For those of you who have technical phobia, don’t worry. As much as you might want to turn and run away from this challenge, let me reassure you that I present myself as someone who has blatant disregard for user manuals simply because I have a terrible time grasping technical concepts. I don’t even have a Blackberry, never owned a pager and my VCR continues to blink 12:00. For goodness sake, you can’t get any worst than that!
In other words, don’t stress about it because if I can do it, you can too.
10 Steps to Making a Video and Then Adding Subtitles
1. You do not need to buy an exorbitantly expensive digital camcorder. What I used was a compact SONY MPEG4 Net Sharing Cam. When it first came out a year ago, it was selling for $200 but now you can get one for only $149. It comes with a CD-ROM, USB cable, AC Adapter, A/V Connecting Cable and a wrist strap. The best thing about it is that it has a rotatable viewfinder so I could see myself talking. At this point, I’m still experimenting with it. With the exception of some minor inconveniences like the trouble I first had in starting and stopping the recording process, I like it so far (I had to click the start/stop button several times to get it to do what I wanted it to do).
2. Along with the camcorder, I bought a tripod that was small enough to sit on my desk; yet capable of expanding to a larger size for when I want to stand in front of the camcorder. Compact tripods are everywhere – what you want is the one that has a removable plate to screw the SONY camcorder onto the tripod. The tripod was $20.
3. Since the internal memory of the camcorder was only 8 MB, a memory card with at least 1GB was necessary so that I could store my videos and photos. Toward that end, I purchased the Sandisk Memory Stick PRO Duo for about $28.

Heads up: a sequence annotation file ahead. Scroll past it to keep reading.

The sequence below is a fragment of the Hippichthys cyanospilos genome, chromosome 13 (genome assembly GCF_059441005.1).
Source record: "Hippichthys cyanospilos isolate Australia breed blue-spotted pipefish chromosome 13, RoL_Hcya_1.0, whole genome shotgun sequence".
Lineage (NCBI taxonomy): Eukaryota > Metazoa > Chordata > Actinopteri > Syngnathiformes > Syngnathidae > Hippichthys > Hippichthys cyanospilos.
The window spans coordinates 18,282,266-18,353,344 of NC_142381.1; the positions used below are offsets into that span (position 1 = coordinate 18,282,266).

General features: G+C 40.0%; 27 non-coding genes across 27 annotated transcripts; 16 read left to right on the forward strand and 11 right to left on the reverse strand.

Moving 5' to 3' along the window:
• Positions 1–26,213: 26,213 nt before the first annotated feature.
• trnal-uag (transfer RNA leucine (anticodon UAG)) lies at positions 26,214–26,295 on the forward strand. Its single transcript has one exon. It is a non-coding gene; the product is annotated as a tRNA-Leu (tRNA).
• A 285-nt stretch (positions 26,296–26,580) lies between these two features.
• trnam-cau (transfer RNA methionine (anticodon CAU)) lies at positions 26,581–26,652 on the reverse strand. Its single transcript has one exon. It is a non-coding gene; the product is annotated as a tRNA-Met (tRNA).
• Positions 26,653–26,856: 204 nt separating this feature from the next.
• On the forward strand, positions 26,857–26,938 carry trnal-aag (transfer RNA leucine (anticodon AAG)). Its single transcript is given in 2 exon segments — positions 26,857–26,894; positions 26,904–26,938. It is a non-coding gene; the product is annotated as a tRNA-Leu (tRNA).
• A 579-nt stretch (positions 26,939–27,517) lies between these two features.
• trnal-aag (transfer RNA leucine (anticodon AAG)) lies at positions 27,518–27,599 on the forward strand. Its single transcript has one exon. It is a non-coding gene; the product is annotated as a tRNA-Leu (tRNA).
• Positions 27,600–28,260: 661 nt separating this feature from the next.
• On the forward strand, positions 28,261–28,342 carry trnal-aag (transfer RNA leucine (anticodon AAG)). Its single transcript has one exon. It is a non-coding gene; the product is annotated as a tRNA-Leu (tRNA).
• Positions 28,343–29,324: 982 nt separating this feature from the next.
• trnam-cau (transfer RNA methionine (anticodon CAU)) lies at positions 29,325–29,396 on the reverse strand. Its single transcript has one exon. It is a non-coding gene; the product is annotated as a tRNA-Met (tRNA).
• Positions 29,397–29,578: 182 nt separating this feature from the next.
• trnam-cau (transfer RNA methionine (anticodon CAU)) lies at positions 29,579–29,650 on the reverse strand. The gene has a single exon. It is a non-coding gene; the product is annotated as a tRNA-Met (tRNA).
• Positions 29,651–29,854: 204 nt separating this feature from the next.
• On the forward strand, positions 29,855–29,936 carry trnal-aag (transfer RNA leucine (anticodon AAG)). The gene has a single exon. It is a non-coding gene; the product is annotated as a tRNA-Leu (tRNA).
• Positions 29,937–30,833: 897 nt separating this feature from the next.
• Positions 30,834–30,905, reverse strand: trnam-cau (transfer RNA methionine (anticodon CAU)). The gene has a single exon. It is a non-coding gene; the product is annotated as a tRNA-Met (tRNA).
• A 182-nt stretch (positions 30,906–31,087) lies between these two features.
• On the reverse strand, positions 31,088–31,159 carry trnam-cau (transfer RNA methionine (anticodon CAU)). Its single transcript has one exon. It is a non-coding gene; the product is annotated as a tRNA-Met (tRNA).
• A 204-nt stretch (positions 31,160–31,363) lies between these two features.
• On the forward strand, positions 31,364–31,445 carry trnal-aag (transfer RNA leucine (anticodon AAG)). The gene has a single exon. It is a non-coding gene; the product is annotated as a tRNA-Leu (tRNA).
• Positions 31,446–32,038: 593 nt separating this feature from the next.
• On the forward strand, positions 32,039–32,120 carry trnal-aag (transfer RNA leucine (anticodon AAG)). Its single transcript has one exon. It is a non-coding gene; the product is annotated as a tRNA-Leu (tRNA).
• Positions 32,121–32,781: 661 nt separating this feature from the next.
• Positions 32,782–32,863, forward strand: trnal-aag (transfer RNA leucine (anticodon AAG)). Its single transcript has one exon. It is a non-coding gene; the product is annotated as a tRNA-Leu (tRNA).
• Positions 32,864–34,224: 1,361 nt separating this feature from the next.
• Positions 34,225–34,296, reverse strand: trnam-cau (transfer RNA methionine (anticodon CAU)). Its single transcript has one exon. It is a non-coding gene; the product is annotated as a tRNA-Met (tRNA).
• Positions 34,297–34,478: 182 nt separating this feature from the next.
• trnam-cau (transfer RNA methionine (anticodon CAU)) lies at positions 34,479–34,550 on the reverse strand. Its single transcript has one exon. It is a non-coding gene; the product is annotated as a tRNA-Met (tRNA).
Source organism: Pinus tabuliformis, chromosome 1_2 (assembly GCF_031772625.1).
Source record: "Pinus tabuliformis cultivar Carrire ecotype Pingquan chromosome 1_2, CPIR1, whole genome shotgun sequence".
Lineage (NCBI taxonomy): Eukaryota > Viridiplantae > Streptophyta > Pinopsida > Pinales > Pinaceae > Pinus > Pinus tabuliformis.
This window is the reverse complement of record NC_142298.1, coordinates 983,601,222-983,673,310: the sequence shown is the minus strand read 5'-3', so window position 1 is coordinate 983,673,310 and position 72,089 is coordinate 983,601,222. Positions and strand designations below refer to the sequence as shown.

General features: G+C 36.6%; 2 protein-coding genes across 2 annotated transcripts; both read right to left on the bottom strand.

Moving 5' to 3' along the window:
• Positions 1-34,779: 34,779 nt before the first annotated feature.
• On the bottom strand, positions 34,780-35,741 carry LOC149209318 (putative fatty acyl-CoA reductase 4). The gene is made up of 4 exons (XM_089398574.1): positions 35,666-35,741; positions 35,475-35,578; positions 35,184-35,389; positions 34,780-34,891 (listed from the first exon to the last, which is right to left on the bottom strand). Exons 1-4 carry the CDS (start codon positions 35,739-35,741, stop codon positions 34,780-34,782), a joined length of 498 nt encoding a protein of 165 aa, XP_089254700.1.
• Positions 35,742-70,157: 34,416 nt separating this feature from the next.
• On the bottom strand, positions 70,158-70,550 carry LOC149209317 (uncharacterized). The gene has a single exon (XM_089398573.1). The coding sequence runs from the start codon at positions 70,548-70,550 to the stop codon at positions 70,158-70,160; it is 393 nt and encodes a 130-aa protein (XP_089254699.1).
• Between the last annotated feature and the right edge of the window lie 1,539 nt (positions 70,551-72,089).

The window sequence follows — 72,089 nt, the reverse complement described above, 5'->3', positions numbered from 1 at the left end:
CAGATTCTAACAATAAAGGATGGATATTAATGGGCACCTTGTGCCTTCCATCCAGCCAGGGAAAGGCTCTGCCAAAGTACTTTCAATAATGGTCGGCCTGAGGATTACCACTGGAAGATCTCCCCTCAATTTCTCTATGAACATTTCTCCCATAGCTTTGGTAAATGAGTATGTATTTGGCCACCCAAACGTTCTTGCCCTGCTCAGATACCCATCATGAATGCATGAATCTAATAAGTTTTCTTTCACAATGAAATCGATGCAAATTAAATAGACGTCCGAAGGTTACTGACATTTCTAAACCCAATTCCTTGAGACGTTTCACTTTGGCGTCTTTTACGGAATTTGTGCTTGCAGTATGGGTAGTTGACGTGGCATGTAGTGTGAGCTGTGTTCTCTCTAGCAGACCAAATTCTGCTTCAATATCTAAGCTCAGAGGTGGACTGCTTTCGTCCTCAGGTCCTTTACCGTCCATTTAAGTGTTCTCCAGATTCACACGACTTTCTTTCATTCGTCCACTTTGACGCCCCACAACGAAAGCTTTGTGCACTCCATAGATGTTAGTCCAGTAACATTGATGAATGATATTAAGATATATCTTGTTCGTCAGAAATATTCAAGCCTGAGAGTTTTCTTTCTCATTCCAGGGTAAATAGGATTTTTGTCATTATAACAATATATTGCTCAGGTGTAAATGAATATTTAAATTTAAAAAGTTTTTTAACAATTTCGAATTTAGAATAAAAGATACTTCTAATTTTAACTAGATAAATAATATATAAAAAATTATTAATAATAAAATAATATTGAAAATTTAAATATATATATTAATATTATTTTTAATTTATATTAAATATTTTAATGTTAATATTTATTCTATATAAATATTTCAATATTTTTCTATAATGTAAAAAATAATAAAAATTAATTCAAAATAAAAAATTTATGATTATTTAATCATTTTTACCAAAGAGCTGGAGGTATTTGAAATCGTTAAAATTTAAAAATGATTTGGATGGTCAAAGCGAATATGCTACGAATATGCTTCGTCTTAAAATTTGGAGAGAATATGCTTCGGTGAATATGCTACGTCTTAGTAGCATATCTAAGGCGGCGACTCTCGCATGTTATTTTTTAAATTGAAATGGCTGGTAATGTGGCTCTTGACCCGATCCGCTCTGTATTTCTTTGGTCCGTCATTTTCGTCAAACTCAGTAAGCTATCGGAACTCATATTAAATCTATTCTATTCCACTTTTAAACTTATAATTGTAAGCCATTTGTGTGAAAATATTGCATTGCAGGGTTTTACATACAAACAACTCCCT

4. Ten retakes later (looking at the camera took getting used to), all I had to do was to connect the USB cable to the computer and download the video to a Movie Browser program that was previously installed onto my hard drive via the supplied CD-ROM.
5. I then signed up for YouTube (a breeze) and clicked the upload button. (You are asked to browse for and then select the location of your video).
6. Next, I visited Overstream, a do-it-yourself subtitling website, opened a free account and downloaded the YouTube video by filling in its URL. (Note: It also works with Google Videos if you prefer that).
7. With the help of Overstream’s very user-friendly tutorial, I was able to subtitle the video on my very first attempt. Granted, it took me 2 hours to get it just right it but it was a lot easier and more fun than I imagined it would be. Put yourself in my shoes – in order for me to do this, I had to watch the video very closely and read my own lips. Assuming that you have the ability to hear yourself speak, imagine how much easier subtitling would be for you.
8. After I was finally satisfied with the timing of the subtitles, the video was saved on Overstream’s server. You can drive yourself a little crazy here, especially if you are one of those perfectionists – at some point, you just have to stop and say, “Enough, this is the best I can do.” A pop-up box appeared, giving me a link to the embed code and a choice between small, medium and large video sizes – I went for medium.
9. For those of you who use WordPress, you probably already know how taxing it is to embed a video in a post because in order for it to work, you have to remember to first deselect the visual editor option before pasting the video code. To deselect the visual editor, click the “Users” tab within the WP Administrator Panel and then choose the “Your Profile” sub-tab. You’ll find the visual editor box on the upper portion of the page, under Personal Options.
10. Once I deselected the visual editor, I went back to the post and simply embedded the newly subtitled video.
That was it!
Now that I have shown how easy it is to create and subtitle a video, will you join me in a massive worldwide movement to make video blogging more accessible? I’d be humbled and grateful for it and so will countless of other people who rely on the written word to “hear” your video messages.
Until the next time we meet, let me wish you continued success with your blogging endeavors in 2008!
About the Author of this Post: Help and support Stephen by subscribing to his blog at Adversity University to receive inspiring articles about the power of achieving the impossible, overcoming and dealing with adversity in addition to some of the most revealing, in-depth “Stephen Hopson Interviews” of authentic bloggers. He is a former award-winning Wall Street stockbroker turned motivational speaker, author and the first deaf pilot in the world to earn an instrument rating in 2006. Read more about Stephen here.